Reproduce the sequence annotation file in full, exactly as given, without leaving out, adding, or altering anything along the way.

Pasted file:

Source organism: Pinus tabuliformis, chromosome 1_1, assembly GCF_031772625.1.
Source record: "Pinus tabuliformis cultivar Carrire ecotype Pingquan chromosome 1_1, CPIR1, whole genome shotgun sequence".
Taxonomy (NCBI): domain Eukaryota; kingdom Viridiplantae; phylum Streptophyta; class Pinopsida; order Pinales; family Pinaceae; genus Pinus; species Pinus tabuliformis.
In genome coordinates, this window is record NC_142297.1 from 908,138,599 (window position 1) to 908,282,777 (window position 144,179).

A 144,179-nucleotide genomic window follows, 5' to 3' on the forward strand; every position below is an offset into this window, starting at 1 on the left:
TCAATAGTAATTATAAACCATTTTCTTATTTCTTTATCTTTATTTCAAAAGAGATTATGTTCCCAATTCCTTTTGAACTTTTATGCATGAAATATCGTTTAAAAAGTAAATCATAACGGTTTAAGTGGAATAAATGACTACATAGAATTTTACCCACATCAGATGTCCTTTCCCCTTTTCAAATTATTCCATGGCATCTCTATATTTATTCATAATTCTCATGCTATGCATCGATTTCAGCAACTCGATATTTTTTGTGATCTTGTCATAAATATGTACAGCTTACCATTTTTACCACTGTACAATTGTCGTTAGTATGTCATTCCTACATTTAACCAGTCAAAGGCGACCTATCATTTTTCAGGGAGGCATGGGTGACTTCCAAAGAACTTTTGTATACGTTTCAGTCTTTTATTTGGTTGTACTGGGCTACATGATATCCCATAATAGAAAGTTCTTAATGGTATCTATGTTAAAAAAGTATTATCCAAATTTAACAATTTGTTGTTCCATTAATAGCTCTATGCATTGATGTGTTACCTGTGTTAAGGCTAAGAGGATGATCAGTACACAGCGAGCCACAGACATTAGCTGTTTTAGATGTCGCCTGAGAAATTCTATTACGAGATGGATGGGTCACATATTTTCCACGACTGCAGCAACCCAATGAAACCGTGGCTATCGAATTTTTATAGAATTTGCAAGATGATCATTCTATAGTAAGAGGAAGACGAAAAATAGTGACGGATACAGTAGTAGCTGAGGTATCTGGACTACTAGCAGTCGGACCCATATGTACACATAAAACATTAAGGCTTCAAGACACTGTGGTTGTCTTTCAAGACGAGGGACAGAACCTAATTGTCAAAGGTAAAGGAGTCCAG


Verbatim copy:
Source organism: Pinus tabuliformis, chromosome 1_1, assembly GCF_031772625.1.
Source record: "Pinus tabuliformis cultivar Carrire ecotype Pingquan chromosome 1_1, CPIR1, whole genome shotgun sequence".
Taxonomy (NCBI): domain Eukaryota; kingdom Viridiplantae; phylum Streptophyta; class Pinopsida; order Pinales; family Pinaceae; genus Pinus; species Pinus tabuliformis.
In genome coordinates, this window is record NC_142297.1 from 908,138,599 (window position 1) to 908,282,777 (window position 144,179).

A 144,179-nucleotide genomic window follows, 5' to 3' on the forward strand; every position below is an offset into this window, starting at 1 on the left:
TCAATAGTAATTATAAACCATTTTCTTATTTCTTTATCTTTATTTCAAAAGAGATTATGTTCCCAATTCCTTTTGAACTTTTATGCATGAAATATCGTTTAAAAAGTAAATCATAACGGTTTAAGTGGAATAAATGACTACATAGAATTTTACCCACATCAGATGTCCTTTCCCCTTTTCAAATTATTCCATGGCATCTCTATATTTATTCATAATTCTCATGCTATGCATCGATTTCAGCAACTCGATATTTTTTGTGATCTTGTCATAAATATGTACAGCTTACCATTTTTACCACTGTACAATTGTCGTTAGTATGTCATTCCTACATTTAACCAGTCAAAGGCGACCTATCATTTTTCAGGGAGGCATGGGTGACTTCCAAAGAACTTTTGTATACGTTTCAGTCTTTTATTTGGTTGTACTGGGCTACATGATATCCCATAATAGAAAGTTCTTAATGGTATCTATGTTAAAAAAGTATTATCCAAATTTAACAATTTGTTGTTCCATTAATAGCTCTATGCATTGATGTGTTACCTGTGTTAAGGCTAAGAGGATGATCAGTACACAGCGAGCCACAGACATTAGCTGTTTTAGATGTCGCCTGAGAAATTCTATTACGAGATGGATGGGTCACATATTTTCCACGACTGCAGCAACCCAATGAAACCGTGGCTATCGAATTTTTATAGAATTTGCAAGATGATCATTCTATAGTAAGAGGAAGACGAAAAATAGTGACGGATACAGTAGTAGCTGAGGTATCTGGACTACTAGCAGTCGGACCCATATGTACACATAAAACATTAAGGCTTCAAGACACTGTGGTTGTCTTTCAAGACGAGGGACAGAACCTAATTGTCAAAGGTAAAGGAGTCCAG